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VisasU.S. will deny visas to Gambian officials for refusing to take back deported Gambians

Published 5 October 2016

The United States, responding to the refusal by The Gambia to accept some 2,000 Gambians the United States has been trying to deport, will deny visas to Gambian officials. DHS secretary Jeh Johnson made the decision, which is only the second time the United States used the denial of visas to force a country to accept its deported citizens (President Bush used it in 2001 against Guyana). More than twenty countries refuse to take back their citizens – with Cuba refusing to accept more than 30,000 Cubans ordered to leave the United States.

The United States, responding to the refusal by The Gambia to accept some 2,000 people the United States has been trying to deport, will deny visas to Gambians officials.

DHS secretary Jeh Johnson made the decision following years of pressure by lawmakers.

Johnson’s issued the instruction late last week, activating the law which requires the denial of visas to officials of countries refusing to accept their own citizens when these citizens are ordered deported from the United States.

“As of October 1, 2016, the U.S. Embassy in Banjul, The Gambia, has discontinued visa issuance to employees of the Gambian government, employees of certain entities associated with the government, and their spouses and children, with limited exceptions,” a State Department official said.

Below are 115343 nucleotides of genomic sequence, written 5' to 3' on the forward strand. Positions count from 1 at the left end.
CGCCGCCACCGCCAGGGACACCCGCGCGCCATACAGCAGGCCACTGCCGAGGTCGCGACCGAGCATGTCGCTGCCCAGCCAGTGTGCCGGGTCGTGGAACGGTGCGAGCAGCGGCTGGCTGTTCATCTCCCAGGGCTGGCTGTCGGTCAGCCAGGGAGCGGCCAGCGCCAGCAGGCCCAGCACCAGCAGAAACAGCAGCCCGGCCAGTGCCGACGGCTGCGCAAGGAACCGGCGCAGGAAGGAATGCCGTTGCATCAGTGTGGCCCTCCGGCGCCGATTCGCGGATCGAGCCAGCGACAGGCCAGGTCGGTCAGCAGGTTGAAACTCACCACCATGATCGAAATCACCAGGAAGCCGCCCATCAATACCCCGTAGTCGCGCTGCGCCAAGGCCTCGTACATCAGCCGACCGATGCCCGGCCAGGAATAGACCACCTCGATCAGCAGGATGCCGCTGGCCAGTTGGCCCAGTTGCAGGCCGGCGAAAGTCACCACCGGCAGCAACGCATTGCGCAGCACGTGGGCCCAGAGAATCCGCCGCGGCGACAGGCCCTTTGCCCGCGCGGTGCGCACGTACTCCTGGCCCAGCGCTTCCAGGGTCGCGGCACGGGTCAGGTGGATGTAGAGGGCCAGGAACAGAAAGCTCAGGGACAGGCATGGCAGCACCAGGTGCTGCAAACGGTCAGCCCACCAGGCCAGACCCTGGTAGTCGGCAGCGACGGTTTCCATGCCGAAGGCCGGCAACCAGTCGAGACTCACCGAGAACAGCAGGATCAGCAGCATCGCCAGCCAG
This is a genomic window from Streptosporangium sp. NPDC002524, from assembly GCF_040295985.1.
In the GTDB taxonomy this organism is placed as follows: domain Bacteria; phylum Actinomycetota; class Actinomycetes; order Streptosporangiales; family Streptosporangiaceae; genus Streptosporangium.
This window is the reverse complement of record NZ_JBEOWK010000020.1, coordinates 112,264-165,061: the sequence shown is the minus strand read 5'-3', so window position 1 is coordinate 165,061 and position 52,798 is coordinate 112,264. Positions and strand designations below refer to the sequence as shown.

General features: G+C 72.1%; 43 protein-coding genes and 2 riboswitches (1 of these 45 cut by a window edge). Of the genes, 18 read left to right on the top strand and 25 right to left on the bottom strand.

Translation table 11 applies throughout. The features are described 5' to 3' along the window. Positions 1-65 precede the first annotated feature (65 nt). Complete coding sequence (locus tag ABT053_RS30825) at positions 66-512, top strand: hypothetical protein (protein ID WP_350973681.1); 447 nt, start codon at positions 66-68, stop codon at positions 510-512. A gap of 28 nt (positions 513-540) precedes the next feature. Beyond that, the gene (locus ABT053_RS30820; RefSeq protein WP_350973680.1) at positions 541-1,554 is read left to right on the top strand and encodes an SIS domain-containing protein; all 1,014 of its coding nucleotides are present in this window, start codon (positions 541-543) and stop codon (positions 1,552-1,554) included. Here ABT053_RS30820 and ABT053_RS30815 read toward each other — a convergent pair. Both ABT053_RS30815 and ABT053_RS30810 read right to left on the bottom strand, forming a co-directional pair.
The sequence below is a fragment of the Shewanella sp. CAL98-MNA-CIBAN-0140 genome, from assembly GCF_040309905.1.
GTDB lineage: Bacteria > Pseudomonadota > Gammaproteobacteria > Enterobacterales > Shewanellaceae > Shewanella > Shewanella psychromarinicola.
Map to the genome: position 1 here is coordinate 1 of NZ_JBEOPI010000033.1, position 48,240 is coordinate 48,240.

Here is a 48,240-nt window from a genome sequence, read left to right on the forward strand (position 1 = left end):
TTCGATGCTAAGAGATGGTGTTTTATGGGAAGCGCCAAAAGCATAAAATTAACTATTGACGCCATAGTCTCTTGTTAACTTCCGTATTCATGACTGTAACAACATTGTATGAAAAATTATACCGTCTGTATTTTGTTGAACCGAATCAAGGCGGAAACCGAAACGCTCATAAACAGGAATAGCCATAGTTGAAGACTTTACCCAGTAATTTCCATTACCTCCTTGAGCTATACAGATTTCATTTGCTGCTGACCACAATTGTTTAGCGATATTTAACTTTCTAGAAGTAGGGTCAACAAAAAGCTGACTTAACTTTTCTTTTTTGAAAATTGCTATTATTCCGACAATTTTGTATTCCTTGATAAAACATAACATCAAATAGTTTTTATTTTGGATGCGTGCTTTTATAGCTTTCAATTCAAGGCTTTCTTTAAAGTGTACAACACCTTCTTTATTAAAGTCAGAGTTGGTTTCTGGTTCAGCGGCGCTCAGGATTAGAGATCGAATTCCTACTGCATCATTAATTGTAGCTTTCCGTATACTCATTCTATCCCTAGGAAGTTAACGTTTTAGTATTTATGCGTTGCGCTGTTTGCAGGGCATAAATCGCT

Newsweek reports that some read the law to call for the denial of visas to all Gambian citizens, but that denying government officials and their families of visas sends a powerful message.

The law has been used only once before, against Guyana in 2001, leading to full cooperation by Guyana in about two months.

The Gambian embassy in Washington, D.C. says that there are 1,800 Gambian citizens who were ordered to leave the United States, adding that one sticking point is the refusal by the United States to pay for Gambian immigration officials to come to the United States to review the cases.

Other countries have refused to accept their citizens who were ordered to leave the United States underSection 243(d) of the immigration code.

More than 30,000 Cubans, most of them criminals, are awaiting deportation, but Cuba refuses to take them back. China is leading a list of more than twenty other countries identified by DHS as refusing to accept their citizens back.

The number of Gambian citizens awaiting deportation makes The Gambia No. 11 on the list of recalcitrant countries, with Cuba occupying the first place on the list.

The Gambia, and other countries on the list, typically question whether the people on the list are their citizens – and use this question as the reason for their refusal to issue travel documents.

Newsweek notes that in 2001, when the Bush administration announced the denial of visas to officials from Guyana, it took less than two months to clear a backlog of 113 immigrants – of which 112 were found to be citizens of Guyana.